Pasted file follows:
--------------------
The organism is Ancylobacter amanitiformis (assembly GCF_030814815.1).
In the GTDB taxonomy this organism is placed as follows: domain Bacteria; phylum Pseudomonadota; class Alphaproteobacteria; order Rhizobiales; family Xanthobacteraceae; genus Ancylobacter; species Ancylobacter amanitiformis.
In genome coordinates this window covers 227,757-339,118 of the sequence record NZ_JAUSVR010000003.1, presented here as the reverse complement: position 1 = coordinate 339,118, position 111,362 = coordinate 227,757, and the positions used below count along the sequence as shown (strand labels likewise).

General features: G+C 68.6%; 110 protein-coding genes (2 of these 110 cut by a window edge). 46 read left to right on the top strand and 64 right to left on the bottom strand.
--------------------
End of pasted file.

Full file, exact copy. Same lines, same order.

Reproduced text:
The organism is Ancylobacter amanitiformis (assembly GCF_030814815.1).
In the GTDB taxonomy this organism is placed as follows: domain Bacteria; phylum Pseudomonadota; class Alphaproteobacteria; order Rhizobiales; family Xanthobacteraceae; genus Ancylobacter; species Ancylobacter amanitiformis.
In genome coordinates this window covers 227,757-339,118 of the sequence record NZ_JAUSVR010000003.1, presented here as the reverse complement: position 1 = coordinate 339,118, position 111,362 = coordinate 227,757, and the positions used below count along the sequence as shown (strand labels likewise).

General features: G+C 68.6%; 110 protein-coding genes (2 of these 110 cut by a window edge). 46 read left to right on the top strand and 64 right to left on the bottom strand.